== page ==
For a precarious artist, this money is like oxygen. We “force” them to spend at least a third of the money directly on the project. With the rest of the money they can improve their living conditions a little bit, which also allows them to concentrate on their project. An artist who has housing and some amount of income will typically decide to take the entire grant and put it into their project. We stay consistent so the people who donate money to the studio know that their money goes to the artists.
LC: How is the workshop set up?
AC: First we welcome the artists. We help answer questions about residencies and grants, because we are constantly looking for opportunities beyond our workshop. We also solicit funding for our workshop, run the space, do cultural mediation, and communications. We also run a French language school and maintain a website. We have a festival, Visions of exile, which has taken place three times in the Paris region. This year, in 2020, we are leaving Paris and going to Nice. Our goal for 2021 is to go to four European cities that are hostile to migrants. Of course, it would have been easier to go to Berlin, Amsterdam, or London, but we would rather do Krakow, Budapest, or Vienna.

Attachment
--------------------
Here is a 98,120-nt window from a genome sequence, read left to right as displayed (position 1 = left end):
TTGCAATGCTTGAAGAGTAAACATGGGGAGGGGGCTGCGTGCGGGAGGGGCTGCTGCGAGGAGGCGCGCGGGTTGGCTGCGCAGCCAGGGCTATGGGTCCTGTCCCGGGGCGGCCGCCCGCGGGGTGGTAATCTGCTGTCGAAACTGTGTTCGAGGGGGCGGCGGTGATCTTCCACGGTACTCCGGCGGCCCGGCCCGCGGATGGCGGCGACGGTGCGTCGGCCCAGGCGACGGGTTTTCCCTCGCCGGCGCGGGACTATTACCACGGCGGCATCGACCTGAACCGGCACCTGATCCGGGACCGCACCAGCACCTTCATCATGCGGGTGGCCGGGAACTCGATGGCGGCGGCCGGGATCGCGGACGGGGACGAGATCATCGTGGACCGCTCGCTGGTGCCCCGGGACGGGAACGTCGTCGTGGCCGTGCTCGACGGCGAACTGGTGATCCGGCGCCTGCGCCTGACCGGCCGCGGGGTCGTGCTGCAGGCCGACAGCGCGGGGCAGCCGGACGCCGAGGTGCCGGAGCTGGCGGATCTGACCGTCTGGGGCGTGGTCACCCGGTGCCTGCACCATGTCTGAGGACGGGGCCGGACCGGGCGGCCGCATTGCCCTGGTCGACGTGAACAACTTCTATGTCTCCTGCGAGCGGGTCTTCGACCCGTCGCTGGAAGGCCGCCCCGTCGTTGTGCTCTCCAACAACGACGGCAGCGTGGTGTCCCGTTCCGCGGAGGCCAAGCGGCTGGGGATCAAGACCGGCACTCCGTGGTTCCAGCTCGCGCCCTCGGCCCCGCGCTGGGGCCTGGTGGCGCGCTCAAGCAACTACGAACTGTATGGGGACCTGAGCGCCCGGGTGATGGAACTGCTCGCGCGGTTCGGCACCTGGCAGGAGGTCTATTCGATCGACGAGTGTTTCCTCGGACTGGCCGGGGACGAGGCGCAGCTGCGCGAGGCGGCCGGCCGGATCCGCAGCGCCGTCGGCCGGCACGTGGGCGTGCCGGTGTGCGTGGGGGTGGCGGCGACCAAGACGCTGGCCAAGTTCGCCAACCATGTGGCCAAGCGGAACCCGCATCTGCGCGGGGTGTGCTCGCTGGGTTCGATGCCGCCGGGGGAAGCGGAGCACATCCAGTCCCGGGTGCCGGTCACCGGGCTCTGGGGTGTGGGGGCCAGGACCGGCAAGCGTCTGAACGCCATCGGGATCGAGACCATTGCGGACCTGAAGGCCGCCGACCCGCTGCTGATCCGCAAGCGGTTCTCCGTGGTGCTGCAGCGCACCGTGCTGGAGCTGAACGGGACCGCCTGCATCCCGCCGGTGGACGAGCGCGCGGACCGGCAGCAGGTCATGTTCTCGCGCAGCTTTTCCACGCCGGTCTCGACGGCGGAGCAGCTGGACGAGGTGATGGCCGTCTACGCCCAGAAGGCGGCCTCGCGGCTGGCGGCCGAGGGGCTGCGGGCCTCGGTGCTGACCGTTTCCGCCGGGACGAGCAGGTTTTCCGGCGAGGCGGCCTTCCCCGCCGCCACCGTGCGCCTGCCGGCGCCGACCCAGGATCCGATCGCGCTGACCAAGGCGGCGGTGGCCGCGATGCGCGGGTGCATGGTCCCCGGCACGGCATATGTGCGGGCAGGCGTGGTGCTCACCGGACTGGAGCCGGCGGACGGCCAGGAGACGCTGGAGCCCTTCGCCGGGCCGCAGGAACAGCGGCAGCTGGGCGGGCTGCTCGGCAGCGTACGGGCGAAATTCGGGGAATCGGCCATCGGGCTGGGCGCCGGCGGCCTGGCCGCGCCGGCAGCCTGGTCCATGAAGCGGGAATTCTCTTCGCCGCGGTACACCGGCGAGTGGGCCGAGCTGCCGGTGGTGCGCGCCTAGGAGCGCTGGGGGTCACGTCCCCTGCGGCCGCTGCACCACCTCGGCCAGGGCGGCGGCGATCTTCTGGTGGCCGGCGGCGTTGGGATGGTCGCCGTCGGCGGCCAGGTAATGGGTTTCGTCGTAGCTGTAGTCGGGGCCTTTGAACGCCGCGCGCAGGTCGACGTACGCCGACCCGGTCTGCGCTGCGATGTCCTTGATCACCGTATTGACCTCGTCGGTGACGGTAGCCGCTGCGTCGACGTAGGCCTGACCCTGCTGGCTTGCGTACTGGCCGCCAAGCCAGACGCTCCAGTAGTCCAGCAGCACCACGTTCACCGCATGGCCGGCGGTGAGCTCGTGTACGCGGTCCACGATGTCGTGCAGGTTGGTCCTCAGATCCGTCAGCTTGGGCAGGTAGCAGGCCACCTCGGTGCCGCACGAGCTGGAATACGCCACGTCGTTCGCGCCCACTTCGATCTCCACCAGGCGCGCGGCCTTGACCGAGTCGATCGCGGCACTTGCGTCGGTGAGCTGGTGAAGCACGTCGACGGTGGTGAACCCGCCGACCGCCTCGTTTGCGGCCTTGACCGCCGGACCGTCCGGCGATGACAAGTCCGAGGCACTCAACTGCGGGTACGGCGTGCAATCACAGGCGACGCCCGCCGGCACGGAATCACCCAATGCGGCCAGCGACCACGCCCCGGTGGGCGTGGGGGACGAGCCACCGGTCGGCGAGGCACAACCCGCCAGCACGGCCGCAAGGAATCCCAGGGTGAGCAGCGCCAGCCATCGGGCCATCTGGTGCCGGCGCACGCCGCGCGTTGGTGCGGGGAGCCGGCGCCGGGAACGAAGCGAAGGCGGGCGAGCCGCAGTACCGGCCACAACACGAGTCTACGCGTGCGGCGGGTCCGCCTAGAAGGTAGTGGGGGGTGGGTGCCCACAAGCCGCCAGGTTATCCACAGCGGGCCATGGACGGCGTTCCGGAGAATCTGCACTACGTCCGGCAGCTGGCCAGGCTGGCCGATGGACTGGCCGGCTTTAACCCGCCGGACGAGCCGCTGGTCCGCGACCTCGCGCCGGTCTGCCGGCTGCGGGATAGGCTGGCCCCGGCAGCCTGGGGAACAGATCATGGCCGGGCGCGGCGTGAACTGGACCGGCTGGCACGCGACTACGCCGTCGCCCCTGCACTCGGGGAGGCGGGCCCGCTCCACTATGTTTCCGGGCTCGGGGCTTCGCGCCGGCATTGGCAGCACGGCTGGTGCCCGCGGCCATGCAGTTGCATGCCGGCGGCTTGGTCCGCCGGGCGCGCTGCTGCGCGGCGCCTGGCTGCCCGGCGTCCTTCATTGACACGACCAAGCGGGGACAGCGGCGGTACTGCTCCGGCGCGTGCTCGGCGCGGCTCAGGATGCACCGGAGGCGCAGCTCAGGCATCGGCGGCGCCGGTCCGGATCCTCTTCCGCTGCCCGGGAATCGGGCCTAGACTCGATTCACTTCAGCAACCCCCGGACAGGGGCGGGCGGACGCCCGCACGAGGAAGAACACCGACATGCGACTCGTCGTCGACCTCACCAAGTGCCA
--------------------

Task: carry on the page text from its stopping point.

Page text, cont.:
LC: How do you encourage cultural exchanges between artists from so many different countries?
AC: The workshops are not allocated by country of origin. We encourage collaborative projects in which artists from different places — as well as different disciplines — work together. This generates these exchanges, and if they work out, new projects as well.
Right now there is a Syrian artist who is working on a dance show with an Ivorian artist, among others. The workshop brought them into the same space. They met, and all of a sudden something was created. They will continue to work together to create these synergies, to make things possible, and to allow the artistic forms that emerge here to be of great value and of great quality. That is also very important to us.